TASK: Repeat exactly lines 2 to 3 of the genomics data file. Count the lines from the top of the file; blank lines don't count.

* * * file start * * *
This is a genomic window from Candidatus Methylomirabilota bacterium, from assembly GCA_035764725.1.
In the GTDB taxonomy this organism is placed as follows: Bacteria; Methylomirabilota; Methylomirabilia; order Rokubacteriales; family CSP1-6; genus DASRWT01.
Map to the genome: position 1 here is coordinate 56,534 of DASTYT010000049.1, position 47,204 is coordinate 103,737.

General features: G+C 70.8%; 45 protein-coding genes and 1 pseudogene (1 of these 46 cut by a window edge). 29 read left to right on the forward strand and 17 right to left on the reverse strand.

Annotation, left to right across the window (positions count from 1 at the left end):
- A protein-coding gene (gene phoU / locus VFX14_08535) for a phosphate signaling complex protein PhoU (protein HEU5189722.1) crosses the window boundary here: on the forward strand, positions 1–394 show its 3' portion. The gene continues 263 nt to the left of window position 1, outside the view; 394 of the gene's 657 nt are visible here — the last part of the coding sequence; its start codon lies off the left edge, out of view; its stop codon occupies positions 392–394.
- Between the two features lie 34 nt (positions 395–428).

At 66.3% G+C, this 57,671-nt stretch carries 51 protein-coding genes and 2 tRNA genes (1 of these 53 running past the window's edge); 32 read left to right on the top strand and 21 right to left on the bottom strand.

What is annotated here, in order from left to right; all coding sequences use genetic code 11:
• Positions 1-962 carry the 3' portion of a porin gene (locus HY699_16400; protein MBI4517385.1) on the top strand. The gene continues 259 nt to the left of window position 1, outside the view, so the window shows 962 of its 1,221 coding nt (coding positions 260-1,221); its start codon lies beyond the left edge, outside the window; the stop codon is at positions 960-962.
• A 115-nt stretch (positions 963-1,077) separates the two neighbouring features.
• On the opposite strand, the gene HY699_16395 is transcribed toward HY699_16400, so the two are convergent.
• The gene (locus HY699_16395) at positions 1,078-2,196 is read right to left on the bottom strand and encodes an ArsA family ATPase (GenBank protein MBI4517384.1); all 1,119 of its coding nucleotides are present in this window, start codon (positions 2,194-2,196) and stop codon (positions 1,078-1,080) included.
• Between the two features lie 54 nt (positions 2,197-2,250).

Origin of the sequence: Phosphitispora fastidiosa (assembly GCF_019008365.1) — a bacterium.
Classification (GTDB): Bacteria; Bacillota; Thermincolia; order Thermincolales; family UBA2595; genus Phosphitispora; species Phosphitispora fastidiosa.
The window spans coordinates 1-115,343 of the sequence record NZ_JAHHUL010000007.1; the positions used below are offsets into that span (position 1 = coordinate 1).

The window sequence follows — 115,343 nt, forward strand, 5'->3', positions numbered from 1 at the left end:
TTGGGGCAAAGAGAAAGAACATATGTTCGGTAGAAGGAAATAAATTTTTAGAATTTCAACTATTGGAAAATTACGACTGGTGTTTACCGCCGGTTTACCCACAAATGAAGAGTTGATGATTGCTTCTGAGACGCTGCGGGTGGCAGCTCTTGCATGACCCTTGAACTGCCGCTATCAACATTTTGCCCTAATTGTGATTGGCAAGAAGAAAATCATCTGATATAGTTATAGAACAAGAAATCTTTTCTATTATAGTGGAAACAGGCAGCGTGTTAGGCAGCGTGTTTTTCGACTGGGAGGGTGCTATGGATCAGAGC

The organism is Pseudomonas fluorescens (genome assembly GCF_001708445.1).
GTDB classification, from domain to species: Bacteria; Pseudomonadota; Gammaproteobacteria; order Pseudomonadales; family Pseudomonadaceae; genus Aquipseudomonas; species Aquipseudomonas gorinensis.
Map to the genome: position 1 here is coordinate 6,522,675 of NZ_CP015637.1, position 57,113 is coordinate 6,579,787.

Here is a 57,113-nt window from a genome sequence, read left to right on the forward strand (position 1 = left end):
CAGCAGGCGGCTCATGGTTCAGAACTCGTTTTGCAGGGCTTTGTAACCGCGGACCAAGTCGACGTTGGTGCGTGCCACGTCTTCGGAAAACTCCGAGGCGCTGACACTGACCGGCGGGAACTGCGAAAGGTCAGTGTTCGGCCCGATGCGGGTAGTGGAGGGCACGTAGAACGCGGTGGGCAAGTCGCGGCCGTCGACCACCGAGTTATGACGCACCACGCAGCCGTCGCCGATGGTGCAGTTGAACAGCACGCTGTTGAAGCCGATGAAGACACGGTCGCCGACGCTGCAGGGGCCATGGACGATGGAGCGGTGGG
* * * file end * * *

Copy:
In the GTDB taxonomy this organism is placed as follows: Bacteria; Methylomirabilota; Methylomirabilia; order Rokubacteriales; family CSP1-6; genus DASRWT01.
Map to the genome: position 1 here is coordinate 56,534 of DASTYT010000049.1, position 47,204 is coordinate 103,737.